Zipping past me in a blur of color is Rancho Santa Fe, if one were to slow the car–and time–you would see beauty abounds.
There by the roadside a white and lavender carpet of color stretches up to greet the sky, pink bougainvillaea wrapped trellises sit behind massive iron gates, horses too lazy to move in the heat of day dot the now brown pastures already parched from lack of rain.
I am in the backseat of a forward moving car–a car that is being driven by our youngest child, the last of the trio to climb into the driver’s seat–and for what feels as if it is the millionth time as a mother, I find myself thinking about the passage of time.
I see her; profile mostly, sun-glass clad, hair pulled back, hands steady on the wheel…the whole world in front of her.
And I, alone in the back, listen to the slow steady rhythm that is captured in this moment, amiable conversation between father and daughter blends with the warm air from my open window, summer insects song, and the occasional whiz of the automobiles moving past us, each headed away from the direction where my mind is going–back, back, back.
As if signaling to us she would forever be in a hurry to take her next step, she was nearly born in a fast moving car…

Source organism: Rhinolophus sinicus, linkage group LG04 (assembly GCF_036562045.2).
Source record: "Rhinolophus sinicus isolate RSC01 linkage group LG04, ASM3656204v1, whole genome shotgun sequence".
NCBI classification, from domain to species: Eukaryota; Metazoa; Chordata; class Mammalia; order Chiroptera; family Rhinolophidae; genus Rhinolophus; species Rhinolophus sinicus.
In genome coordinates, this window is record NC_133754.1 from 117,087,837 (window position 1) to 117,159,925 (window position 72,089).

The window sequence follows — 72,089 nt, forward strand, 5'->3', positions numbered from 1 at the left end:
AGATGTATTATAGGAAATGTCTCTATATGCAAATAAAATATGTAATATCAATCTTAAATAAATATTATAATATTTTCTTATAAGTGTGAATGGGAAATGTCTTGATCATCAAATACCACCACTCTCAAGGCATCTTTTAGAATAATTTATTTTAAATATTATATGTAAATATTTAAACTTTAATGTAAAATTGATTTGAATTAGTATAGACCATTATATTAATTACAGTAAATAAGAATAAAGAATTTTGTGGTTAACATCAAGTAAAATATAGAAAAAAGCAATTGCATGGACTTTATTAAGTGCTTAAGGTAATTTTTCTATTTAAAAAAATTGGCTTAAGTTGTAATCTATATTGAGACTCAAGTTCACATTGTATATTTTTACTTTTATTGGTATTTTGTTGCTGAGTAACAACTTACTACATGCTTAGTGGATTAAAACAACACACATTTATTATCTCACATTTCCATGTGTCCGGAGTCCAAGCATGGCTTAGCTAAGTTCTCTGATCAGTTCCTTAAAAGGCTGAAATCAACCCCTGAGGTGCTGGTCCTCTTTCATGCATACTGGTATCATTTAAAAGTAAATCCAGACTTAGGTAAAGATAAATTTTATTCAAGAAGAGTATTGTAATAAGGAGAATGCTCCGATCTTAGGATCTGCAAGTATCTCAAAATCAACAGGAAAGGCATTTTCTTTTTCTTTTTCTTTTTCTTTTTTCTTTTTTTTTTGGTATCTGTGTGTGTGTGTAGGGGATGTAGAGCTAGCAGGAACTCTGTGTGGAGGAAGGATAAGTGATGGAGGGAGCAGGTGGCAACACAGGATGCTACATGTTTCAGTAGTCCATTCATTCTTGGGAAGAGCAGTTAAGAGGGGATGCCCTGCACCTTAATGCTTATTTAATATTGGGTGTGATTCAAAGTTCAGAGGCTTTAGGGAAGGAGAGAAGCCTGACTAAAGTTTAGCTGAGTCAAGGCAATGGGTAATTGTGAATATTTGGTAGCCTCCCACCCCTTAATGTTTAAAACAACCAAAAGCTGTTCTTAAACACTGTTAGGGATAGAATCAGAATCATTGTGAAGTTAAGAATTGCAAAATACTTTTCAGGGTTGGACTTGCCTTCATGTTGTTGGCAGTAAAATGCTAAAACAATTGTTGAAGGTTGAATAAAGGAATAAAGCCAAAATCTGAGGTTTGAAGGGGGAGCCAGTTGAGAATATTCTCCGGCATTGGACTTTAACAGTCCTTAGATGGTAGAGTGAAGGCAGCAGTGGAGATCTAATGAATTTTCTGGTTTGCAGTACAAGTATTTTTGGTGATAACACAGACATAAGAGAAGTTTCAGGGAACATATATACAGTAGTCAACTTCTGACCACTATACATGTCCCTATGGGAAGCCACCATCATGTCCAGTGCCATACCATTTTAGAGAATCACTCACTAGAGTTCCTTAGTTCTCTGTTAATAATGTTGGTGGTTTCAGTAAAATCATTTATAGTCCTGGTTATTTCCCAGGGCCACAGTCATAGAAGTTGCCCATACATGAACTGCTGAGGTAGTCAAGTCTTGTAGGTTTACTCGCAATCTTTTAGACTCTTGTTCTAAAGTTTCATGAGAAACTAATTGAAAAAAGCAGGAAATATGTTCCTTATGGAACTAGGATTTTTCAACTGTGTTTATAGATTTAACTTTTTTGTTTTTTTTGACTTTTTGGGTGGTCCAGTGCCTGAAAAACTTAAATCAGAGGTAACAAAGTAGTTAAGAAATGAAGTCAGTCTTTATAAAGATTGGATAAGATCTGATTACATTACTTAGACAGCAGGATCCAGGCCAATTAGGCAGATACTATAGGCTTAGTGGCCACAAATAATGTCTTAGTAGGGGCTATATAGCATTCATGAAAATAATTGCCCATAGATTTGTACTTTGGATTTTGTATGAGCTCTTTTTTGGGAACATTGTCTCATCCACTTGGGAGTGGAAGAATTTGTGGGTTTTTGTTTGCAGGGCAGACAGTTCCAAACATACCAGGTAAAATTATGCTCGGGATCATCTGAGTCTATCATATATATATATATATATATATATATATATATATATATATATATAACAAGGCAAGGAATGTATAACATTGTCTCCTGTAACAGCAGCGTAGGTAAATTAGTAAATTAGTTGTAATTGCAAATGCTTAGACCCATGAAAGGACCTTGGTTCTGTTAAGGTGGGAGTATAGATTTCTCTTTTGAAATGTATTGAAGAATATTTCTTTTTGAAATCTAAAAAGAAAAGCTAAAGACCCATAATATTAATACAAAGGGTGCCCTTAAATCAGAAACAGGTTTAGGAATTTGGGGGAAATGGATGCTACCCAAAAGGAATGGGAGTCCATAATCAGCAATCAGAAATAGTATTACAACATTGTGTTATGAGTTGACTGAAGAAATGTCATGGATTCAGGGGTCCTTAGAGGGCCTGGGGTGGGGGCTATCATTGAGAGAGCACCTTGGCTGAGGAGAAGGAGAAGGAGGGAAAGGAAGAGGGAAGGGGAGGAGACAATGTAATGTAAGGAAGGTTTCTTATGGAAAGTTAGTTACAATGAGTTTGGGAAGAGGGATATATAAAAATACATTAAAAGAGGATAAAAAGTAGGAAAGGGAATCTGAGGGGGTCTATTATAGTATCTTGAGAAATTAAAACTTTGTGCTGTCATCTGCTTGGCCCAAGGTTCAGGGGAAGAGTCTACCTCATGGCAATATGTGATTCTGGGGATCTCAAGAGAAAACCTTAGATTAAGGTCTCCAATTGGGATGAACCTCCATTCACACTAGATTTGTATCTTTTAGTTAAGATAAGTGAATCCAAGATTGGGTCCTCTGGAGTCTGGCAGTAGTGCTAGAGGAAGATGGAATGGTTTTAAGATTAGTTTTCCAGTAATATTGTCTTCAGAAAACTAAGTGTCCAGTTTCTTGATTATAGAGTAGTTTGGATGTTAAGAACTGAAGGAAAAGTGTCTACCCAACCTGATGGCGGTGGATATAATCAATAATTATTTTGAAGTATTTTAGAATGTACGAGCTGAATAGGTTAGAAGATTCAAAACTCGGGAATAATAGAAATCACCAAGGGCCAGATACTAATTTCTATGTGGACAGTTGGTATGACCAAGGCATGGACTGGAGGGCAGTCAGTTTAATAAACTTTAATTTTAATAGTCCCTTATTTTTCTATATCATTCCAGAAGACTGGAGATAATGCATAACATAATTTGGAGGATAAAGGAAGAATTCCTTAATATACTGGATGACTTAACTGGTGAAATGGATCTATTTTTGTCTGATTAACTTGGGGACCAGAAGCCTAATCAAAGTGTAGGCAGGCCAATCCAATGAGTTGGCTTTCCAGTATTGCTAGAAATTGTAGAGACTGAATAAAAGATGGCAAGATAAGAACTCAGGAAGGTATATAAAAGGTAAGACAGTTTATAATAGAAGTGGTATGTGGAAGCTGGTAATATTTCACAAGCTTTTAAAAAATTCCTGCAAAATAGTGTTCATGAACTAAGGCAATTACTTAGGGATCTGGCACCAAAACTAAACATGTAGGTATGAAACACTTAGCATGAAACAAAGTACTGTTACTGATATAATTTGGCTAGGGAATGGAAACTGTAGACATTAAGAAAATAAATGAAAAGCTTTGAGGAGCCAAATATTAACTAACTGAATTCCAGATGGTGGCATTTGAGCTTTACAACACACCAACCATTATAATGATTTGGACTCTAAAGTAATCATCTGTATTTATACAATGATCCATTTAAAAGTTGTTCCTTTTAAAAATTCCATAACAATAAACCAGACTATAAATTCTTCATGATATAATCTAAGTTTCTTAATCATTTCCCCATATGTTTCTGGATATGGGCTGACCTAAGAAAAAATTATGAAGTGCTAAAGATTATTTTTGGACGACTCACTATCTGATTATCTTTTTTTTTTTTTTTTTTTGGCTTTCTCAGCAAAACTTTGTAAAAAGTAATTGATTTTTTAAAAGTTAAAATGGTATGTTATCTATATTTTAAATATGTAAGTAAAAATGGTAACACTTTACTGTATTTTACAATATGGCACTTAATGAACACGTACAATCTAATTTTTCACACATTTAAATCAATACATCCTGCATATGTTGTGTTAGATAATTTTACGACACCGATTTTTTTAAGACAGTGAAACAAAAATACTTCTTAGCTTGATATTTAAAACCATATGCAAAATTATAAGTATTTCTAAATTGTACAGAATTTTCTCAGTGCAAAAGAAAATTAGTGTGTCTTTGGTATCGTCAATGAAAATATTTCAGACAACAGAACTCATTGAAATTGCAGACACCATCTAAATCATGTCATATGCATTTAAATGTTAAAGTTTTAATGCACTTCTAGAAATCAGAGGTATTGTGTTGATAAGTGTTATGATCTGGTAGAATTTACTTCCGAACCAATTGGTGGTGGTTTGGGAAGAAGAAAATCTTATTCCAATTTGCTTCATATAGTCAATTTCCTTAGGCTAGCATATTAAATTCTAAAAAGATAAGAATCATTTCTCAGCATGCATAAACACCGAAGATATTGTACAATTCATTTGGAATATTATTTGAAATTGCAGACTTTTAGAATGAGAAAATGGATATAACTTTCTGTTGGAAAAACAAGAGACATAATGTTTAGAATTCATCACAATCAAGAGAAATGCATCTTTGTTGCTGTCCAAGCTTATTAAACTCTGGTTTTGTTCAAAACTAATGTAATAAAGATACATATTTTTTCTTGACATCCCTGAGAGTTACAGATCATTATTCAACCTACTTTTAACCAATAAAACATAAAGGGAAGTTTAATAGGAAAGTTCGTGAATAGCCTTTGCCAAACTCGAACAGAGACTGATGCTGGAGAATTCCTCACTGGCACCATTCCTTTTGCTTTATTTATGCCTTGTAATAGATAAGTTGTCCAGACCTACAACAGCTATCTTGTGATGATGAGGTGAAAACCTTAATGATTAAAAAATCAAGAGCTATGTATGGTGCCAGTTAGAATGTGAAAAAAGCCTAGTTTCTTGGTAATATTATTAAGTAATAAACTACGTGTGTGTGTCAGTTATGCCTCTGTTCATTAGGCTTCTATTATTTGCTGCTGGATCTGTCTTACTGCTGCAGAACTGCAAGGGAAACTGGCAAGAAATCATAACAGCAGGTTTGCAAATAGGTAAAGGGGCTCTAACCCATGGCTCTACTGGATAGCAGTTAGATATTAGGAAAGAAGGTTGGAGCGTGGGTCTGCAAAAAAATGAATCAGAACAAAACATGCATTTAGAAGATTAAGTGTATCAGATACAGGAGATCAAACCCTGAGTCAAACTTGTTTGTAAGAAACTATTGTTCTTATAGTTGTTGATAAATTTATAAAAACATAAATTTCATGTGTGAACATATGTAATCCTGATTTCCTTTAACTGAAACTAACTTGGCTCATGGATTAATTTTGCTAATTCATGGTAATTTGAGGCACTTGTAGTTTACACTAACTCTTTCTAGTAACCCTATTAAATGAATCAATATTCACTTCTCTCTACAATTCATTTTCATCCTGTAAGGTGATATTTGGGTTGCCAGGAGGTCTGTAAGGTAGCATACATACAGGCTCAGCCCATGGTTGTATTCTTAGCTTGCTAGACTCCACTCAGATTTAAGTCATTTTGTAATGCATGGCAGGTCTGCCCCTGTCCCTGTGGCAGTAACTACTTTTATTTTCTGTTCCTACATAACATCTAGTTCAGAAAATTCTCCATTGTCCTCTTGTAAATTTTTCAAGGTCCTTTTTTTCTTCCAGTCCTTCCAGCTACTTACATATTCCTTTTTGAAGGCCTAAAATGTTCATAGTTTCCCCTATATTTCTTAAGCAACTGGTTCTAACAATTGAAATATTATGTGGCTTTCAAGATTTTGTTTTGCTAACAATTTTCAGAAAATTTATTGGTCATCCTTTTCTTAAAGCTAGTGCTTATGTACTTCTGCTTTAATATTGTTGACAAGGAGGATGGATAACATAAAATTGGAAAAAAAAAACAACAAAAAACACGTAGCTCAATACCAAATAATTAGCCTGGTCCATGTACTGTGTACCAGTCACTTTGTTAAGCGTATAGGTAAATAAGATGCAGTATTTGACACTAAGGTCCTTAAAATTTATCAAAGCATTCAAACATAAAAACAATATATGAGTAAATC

Through gritted teeth I announced the rolling wave of another contraction.
“That was less than a minute apart…” Jimmy states as the car speedometer edged toward 90 miles per hour.
“…and your point?”
“My point?” he responds, in what was a poor effort to mask his rising anxiety, “This is your third birth!”
“Well here comes another one.” cleansing breath, cleansing breath…
As it happened, while most of San Diego was probably hitting the snooze button on their alarm clocks, we made it to the hospital, 20 minutes later she was nestled in our arms.
Caught in the steady beam of memory, the images from the years that followed, now scroll through my mind–the way she looked bundled up ready for her car ride home hours after her birth, the bright red dress she wore days later for her first Christmas card picture and the heart wrenching care each of her brothers took to hold her gently in their arms.
A year or so later Jimmy, on bended knees at the shoreline with her digging in the sand, happily unaware that the slow steady spin of the earth would launch us forward in a way that would leave us wondering if we had even blinked.
The passage of time is forever memorialized in the garage where we once stood, bare heels against sheetrock on warm summer days, pen in hand chronicling the growth from the previous spent year.
Now, as the engine stills, my mind is skipping, repeating over and over–notice everything, mark the time–one day each of these moments will be cast in a rear view mirror, forever tattooed on our hearts.